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From: ben at (Ben Nagy)
Subject: Wireless Security

I sent this recently on the fw-wizards list. You might find it useful.
There's a whole thread there if you want to dig up the archives somewhere.
Note that the LEAP flaw was originally published here on FD, AFAIK, so you
can dig it up in these archives too.

The bottom line is: "Best" solution is to do all the fancy wireless stuff,
but imagine your WLAN is the Internet and make users VPN in from it.



We touched on this briefly a little while ago, when we were talking about
802.1x, so you might want to go and read the recent archives.

If you like, skip to the end for the summary. :)

Here's my (notoriously inexpert) opinion on the crypto problems with Cisco
LEAP and some of the derivatives.

LEAP is "broken". That's easy for people to say, and to an extent it's true.
However, some people may overestimate the extent of its broken-ness. The
basic problem is that there's a really, really _stupid_ crypto mistake which
I can't believe they missed.

The LEAP Flaw:

The SekRiT PaSsWorD is shoved through MD4, which produces a 16 byte hash.
This hash is then padded with 5 nulls (whups!) to produce 21 bytes. The
result is split into three chunks of 7. That happens to be the same as a 56
bit DES key. These three keys are each used to encrypt one single challenge
in sort of ECB (no chaining, anyway), concatenate the outputs and send it as
the response. In other words, the response is E(chunk1){challenge} +
E(chunk2){challenge} + E(chunk3){challenge}. This is a dumb idea. I'm sure
they had some reason for it which I don't understand, but on the face of it
they could have used CBC with a 5 byte IV, used a salt, or one of various
other methods. Anyway.

As you can see, the last DES key is very easy to guess (5 known nulls, thus
2 bytes of entropy ~= 2^16), which gives you Chunk 3 - the last two bytes of
the password hash. Given that there is no salt, you can now just scream
through an existing password database, matching on the last two bytes of the

So, how bad is it? Well, if you use strong passwords, it's not very bad at
all. If I tell you that the last two bytes of my password are "<!" then it's
not going to buy you much. However, if you use dictionary words or simple
derivatives then it's pretty bad.

Other Problems

There are still some other EAP problems, mostly to do with cunning MitM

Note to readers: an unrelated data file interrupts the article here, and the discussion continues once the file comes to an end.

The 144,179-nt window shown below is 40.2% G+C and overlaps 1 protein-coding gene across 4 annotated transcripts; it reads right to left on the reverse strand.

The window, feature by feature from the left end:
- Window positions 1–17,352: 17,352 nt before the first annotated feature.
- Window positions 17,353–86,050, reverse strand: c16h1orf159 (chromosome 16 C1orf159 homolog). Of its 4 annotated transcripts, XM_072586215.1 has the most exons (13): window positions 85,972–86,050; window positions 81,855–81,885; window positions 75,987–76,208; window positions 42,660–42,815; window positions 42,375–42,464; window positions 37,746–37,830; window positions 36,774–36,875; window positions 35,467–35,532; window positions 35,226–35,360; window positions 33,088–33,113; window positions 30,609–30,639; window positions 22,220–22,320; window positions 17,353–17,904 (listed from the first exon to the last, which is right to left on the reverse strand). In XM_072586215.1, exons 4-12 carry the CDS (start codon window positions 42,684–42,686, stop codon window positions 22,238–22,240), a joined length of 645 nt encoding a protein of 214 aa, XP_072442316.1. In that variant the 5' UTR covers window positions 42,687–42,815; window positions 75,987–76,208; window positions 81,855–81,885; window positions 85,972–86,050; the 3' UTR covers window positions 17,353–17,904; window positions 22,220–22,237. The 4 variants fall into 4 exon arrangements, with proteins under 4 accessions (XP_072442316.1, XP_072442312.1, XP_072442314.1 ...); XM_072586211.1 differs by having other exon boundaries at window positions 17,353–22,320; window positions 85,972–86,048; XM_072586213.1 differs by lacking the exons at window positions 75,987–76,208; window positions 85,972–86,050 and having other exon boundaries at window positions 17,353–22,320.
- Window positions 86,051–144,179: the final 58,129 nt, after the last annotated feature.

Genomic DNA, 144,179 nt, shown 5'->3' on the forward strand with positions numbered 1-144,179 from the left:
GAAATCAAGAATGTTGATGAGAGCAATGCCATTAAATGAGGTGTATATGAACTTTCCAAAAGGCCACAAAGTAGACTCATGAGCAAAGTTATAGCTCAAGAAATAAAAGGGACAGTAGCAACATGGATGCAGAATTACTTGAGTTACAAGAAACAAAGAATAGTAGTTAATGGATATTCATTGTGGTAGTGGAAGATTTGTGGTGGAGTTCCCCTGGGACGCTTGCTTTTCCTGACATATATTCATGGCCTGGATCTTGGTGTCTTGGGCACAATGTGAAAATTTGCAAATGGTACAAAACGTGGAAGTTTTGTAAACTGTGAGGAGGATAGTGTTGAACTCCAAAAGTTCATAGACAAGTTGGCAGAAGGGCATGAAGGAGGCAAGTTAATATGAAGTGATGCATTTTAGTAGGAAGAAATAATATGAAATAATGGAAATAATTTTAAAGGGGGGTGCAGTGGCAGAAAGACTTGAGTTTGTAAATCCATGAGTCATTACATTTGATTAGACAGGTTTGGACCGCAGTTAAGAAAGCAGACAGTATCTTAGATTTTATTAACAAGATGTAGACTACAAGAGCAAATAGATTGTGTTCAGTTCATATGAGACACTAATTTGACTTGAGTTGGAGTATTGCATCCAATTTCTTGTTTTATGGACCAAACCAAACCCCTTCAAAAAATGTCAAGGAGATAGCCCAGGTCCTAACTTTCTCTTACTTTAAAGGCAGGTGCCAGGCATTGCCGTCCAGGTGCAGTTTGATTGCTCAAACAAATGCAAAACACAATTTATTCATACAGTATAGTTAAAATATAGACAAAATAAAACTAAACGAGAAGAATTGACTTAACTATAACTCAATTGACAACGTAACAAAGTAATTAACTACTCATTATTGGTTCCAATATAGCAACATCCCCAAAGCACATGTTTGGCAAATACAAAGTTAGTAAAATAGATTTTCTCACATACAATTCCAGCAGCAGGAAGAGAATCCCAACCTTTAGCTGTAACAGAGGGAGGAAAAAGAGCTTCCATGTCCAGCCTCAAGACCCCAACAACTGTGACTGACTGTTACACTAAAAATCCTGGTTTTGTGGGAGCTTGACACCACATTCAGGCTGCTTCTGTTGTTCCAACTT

attacks, even on EAP-TTLS, PEAP and the like, depending on the tunneled
protocol you use for authentication. There is an IETF draft[1], which may
have expired by the time you read this. It's a little more complicated, but
my basic summary is - authenticate BOTH ends, if you can, and don't use a
tunneled protocol which is itself vulnerable to MitM (CHAP is bad, for
example), or you are probably in trouble.

Please remember that the authentication is only one part of the security -
there is still some link encryption, and to my quick skim Cisco's
pre-standard "TKIP" fixes the most egregious of the WEP problems.


So, you ask if it's "good enough". Hrm. Myself, I would implement all the
bells and whistles, but still do it your way (create an untrusted,
firewalled segment and let them VPN in from it - you can do this
transparently using Windows IPSec if you are native AD etc). Overall,
however, I believe that if you use all of the available wireless features
(MAC filter, SSID, WEP and TKIP (nonstandard) and 802.1x with LEAP or PEAP
(better) ) then it will almost certainly not be the weakest link in your
chain. The risk profile is something you need to work out yourself, of
course, based on how valuable the data flowing over this wireless network

In one sentence: There are still some crypto problems with the current
wireless protocols, but if you are happy with users running IE and receiving
email attachments then you shouldn't lose sleep over a best-practice
wireless solution.



> -----Original Message-----
> From: 
> [] On Behalf Of 
> Patrick Doyle
> Sent: Friday, November 28, 2003 3:41 PM
> To:
> Subject: [Full-Disclosure] Wireless Security
> Hope this question isn't off topic, 
> I am currently looking at securing wireless networks using 
> Cisco hardware and wanted to check what peoples thoughts are 
> on security.
> I have read about using LEAP and also IPSEC, my concerns 
> about using LEAP would be that although the client and access 
> point send hashes of the username and password, and also 
> dynamically create WEP keys, the process is still vulnerable 
> to brute force attacks.  Now i know you can lock down the 
> Access Point (AP) to specific MAC addresses, however, in our 
> environment i can see wireless being used for meeting rooms 
> etc, so the users would be random which would mean the 
> constant addition / removal of MACs to the AP which would 
> probably not be possible or practical all of the time.   
> Although policy could dictate that when a wireless card is 
> given out, the MAC address in added to the AP, however if you 
> have multiple APs in different areas of building, being 
> administered by different IT depts then this could soon 
> become be a problem.
> To me IPSEC looks like be the better solution using SecurID 
> tokens (one time passwords) to authenticate users, any 
> thoughts would be appreciated.
> BBCi at
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